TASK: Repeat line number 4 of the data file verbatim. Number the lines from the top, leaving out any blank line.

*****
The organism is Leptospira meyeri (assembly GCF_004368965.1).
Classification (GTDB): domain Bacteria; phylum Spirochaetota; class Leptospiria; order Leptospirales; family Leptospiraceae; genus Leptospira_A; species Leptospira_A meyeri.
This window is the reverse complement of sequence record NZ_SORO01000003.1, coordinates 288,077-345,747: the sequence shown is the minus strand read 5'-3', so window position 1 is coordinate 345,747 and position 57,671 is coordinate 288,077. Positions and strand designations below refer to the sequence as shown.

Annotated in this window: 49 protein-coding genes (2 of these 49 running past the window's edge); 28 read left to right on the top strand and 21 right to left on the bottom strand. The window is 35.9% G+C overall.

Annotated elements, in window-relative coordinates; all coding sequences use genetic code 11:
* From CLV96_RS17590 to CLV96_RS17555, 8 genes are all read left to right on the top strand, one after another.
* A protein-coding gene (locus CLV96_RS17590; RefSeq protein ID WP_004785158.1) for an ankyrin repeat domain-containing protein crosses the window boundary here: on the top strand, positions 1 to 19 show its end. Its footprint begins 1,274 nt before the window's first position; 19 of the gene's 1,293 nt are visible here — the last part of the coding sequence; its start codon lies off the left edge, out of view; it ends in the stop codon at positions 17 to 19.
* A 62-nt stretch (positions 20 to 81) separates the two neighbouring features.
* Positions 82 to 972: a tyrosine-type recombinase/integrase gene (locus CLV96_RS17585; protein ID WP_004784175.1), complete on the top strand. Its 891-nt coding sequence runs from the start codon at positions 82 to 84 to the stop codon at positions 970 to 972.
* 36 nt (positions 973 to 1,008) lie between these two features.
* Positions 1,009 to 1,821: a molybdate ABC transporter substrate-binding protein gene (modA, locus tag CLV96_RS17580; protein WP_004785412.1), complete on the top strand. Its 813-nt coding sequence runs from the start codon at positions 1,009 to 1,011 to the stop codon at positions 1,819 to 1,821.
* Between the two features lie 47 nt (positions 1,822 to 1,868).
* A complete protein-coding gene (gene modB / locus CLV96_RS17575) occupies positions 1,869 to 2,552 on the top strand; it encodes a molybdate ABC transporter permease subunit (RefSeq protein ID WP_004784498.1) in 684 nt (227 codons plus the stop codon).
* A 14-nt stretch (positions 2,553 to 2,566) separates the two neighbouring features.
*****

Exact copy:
Annotated in this window: 49 protein-coding genes (2 of these 49 running past the window's edge); 28 read left to right on the top strand and 21 right to left on the bottom strand. The window is 35.9% G+C overall.